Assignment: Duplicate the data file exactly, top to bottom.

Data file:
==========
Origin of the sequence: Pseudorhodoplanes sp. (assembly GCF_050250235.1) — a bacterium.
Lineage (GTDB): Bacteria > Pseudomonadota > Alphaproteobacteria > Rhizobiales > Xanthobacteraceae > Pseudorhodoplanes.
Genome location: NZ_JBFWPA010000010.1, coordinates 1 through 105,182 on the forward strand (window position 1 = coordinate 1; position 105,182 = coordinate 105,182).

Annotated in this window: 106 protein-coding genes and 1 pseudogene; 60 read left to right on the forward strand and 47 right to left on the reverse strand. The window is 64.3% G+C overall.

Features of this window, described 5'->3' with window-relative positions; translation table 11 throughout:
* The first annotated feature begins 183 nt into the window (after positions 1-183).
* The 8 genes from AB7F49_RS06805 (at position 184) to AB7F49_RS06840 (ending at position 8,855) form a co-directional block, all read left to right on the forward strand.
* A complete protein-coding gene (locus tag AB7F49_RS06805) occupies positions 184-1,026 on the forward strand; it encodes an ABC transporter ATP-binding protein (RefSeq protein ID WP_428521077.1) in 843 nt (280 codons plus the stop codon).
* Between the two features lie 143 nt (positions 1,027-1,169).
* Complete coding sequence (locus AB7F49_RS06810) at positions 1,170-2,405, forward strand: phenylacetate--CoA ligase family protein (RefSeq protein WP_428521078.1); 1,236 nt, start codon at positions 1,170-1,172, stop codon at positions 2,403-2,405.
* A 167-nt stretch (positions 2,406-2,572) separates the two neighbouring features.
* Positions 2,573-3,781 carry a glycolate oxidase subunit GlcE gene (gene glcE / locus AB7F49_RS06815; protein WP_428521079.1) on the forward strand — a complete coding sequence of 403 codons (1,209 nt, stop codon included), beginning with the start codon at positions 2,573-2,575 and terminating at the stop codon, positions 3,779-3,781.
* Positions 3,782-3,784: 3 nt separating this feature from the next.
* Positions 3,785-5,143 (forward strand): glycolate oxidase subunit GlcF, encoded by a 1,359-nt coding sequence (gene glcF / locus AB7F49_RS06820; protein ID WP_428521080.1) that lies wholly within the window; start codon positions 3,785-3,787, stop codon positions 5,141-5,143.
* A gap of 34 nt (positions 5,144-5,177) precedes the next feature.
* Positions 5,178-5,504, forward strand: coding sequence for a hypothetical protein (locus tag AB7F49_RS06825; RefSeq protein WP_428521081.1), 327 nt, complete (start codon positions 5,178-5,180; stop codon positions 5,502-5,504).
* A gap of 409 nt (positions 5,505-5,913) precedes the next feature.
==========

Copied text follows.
Origin of the sequence: Pseudorhodoplanes sp. (assembly GCF_050250235.1) — a bacterium.
Lineage (GTDB): Bacteria > Pseudomonadota > Alphaproteobacteria > Rhizobiales > Xanthobacteraceae > Pseudorhodoplanes.
Genome location: NZ_JBFWPA010000010.1, coordinates 1 through 105,182 on the forward strand (window position 1 = coordinate 1; position 105,182 = coordinate 105,182).

Annotated in this window: 106 protein-coding genes and 1 pseudogene; 60 read left to right on the forward strand and 47 right to left on the reverse strand. The window is 64.3% G+C overall.

Features of this window, described 5'->3' with window-relative positions; translation table 11 throughout:
* The first annotated feature begins 183 nt into the window (after positions 1-183).
* The 8 genes from AB7F49_RS06805 (at position 184) to AB7F49_RS06840 (ending at position 8,855) form a co-directional block, all read left to right on the forward strand.
* A complete protein-coding gene (locus tag AB7F49_RS06805) occupies positions 184-1,026 on the forward strand; it encodes an ABC transporter ATP-binding protein (RefSeq protein ID WP_428521077.1) in 843 nt (280 codons plus the stop codon).
* Between the two features lie 143 nt (positions 1,027-1,169).
* Complete coding sequence (locus AB7F49_RS06810) at positions 1,170-2,405, forward strand: phenylacetate--CoA ligase family protein (RefSeq protein WP_428521078.1); 1,236 nt, start codon at positions 1,170-1,172, stop codon at positions 2,403-2,405.
* A 167-nt stretch (positions 2,406-2,572) separates the two neighbouring features.
* Positions 2,573-3,781 carry a glycolate oxidase subunit GlcE gene (gene glcE / locus AB7F49_RS06815; protein WP_428521079.1) on the forward strand — a complete coding sequence of 403 codons (1,209 nt, stop codon included), beginning with the start codon at positions 2,573-2,575 and terminating at the stop codon, positions 3,779-3,781.
* Positions 3,782-3,784: 3 nt separating this feature from the next.
* Positions 3,785-5,143 (forward strand): glycolate oxidase subunit GlcF, encoded by a 1,359-nt coding sequence (gene glcF / locus AB7F49_RS06820; protein ID WP_428521080.1) that lies wholly within the window; start codon positions 3,785-3,787, stop codon positions 5,141-5,143.
* A gap of 34 nt (positions 5,144-5,177) precedes the next feature.
* Positions 5,178-5,504, forward strand: coding sequence for a hypothetical protein (locus tag AB7F49_RS06825; RefSeq protein WP_428521081.1), 327 nt, complete (start codon positions 5,178-5,180; stop codon positions 5,502-5,504).
* A gap of 409 nt (positions 5,505-5,913) precedes the next feature.